Golf Course Etiquette
Back in 2013 BIGGA conducted a survey among its members, and unsurprisingly the overriding opinion of greenkeepers was that golfers should have to pass a test on golf course etiquette, before being allowed out to play 18 holes.
While those BIGGA members may – or indeed, may not – have been tongue-in-cheek with their responses, it just goes to show that greenkeepers can grow frustrated at the lack of due care and attention shown by golfers to the course, which the team put all their hard work into preparing to the highest standards.
Did you know that more than one in three greenkeepers work at least 50 hours a week during summer?
And did you know this number could be reduced if golfers did their part?
Some basic tips that can help reduce the damage caused by playing golf are set out in Section 1 of the Rules of Golf and include:
• Rake bunkers
• Repair divots, ball marks and damage by shoes
• Avoid unnecessary damage such as divots caused by practice shots or hitting the head of the club into the ground
• Don’t lean on your club when on the green, and don’t use your trolley or place your bag on the green
• Make sure the flag is removed carefully and replaced properly before you leave the putting green
Golf courses are usually at their busiest during summer, but that’s also when greenkeepers have the most work to do.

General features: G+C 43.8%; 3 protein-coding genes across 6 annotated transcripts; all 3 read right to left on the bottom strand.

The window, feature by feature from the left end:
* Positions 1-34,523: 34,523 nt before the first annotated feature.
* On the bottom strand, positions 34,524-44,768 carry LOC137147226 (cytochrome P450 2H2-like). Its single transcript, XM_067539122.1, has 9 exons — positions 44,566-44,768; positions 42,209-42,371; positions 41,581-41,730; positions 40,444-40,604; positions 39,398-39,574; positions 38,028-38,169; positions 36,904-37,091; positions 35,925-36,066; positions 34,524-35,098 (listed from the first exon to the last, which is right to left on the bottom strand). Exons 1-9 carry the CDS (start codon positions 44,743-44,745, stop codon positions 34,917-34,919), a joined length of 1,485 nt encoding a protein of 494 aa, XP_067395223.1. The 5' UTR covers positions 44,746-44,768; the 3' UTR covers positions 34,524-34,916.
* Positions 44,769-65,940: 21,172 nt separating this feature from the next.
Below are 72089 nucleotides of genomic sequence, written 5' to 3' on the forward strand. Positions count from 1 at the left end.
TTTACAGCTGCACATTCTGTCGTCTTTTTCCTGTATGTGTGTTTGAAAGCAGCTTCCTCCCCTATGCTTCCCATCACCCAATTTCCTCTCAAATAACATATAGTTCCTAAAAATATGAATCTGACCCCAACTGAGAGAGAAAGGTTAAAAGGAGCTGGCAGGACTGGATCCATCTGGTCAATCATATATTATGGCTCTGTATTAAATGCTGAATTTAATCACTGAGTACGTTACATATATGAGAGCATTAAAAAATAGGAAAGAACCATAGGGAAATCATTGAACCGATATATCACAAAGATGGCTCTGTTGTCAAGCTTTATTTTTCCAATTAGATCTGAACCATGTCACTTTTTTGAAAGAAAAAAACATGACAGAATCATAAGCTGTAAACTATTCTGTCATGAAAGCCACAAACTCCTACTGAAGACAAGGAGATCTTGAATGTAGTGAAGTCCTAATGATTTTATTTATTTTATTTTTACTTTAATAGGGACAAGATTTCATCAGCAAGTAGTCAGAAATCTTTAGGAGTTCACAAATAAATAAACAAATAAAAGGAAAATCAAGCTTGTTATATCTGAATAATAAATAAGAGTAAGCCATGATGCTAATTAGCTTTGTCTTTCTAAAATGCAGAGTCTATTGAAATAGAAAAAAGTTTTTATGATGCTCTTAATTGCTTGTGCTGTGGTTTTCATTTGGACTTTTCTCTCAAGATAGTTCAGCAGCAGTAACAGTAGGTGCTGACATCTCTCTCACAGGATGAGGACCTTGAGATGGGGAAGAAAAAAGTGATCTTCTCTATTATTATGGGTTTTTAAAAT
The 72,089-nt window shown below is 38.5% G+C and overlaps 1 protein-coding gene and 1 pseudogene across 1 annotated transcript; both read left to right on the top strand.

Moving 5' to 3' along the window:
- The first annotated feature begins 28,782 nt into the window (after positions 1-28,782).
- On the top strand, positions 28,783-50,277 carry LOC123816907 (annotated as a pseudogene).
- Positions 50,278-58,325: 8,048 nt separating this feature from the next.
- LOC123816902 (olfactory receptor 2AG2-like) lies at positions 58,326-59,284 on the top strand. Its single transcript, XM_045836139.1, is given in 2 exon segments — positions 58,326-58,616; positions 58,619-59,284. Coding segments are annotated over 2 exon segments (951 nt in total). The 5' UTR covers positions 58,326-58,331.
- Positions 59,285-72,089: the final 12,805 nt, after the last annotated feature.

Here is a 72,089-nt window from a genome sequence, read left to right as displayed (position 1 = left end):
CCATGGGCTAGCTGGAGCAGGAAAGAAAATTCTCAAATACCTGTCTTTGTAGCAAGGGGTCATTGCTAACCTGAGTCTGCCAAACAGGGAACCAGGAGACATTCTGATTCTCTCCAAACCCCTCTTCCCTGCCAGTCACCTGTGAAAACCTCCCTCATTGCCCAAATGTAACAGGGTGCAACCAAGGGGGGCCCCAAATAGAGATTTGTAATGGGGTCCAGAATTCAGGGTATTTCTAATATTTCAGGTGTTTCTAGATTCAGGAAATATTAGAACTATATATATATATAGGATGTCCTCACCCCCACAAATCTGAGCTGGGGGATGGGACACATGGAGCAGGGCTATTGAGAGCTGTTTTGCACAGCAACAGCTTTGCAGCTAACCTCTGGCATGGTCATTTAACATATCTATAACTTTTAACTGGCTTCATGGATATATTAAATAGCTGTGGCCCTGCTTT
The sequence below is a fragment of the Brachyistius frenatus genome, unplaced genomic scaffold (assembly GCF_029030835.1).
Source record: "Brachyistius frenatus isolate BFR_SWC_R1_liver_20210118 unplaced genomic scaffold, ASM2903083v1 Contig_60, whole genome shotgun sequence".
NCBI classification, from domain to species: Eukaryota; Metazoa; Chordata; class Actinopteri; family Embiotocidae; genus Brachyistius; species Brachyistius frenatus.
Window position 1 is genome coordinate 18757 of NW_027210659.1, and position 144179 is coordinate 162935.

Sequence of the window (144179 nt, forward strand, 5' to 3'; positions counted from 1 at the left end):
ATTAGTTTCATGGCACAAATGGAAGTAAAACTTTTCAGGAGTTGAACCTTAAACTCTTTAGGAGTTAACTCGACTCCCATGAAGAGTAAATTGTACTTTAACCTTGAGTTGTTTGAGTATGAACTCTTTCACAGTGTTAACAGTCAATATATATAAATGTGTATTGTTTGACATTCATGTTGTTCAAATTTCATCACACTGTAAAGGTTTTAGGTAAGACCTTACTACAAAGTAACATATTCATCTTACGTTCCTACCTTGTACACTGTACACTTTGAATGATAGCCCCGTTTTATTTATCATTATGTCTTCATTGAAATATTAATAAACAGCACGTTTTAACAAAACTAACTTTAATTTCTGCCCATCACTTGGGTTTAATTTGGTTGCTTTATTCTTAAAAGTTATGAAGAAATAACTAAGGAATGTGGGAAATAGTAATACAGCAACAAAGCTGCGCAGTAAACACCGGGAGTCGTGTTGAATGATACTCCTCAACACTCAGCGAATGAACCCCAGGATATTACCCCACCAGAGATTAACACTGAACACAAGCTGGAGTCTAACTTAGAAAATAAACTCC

Some courses prefer their greenkeeping team to remain unseen, but for many there’s no getting around the amount of work they need to complete each day.
This means greenkeepers will be out on the course at the same time as golfers are, and occasionally, there’s no escaping that play may be held up while one of the greenkeepers goes about his duty.
Safety on the course applies to greenkeepers as much as it does other golfers or members of the public, so players should wait until the way ahead is clear before playing a shot.
And this means if a greenkeeper is mowing a tee or green, they have the right to complete the job before you can play from the spot.
Golfers have a duty of care not to put others at risk as a result of their actions, all of which is covered in the Etiquette: Behaviour on the Course section of the Rules of Golf.
For more more videos in this series visit: www.golfshake.com/improve/tag/BIGGA/
This video was filmed in association with Golfshake and BIGGA (The British and International Golf Greenkeeping Association) at the Belfry in March 2017.
BIGGA represents the Nation's greenkeepers and works hard through education and training to raise standards in golf course management throughout the greenkeeping profession. To find out more about the work BIGGA do visit: www.bigga.org.uk
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British and International Golf Greenkeepers Association
BIGGA is dedicated to the continuing professional development of its 5,700 members, BIGGA works hard through education and training to raise standards in golf course management throughout the greenkeeping profession.More Features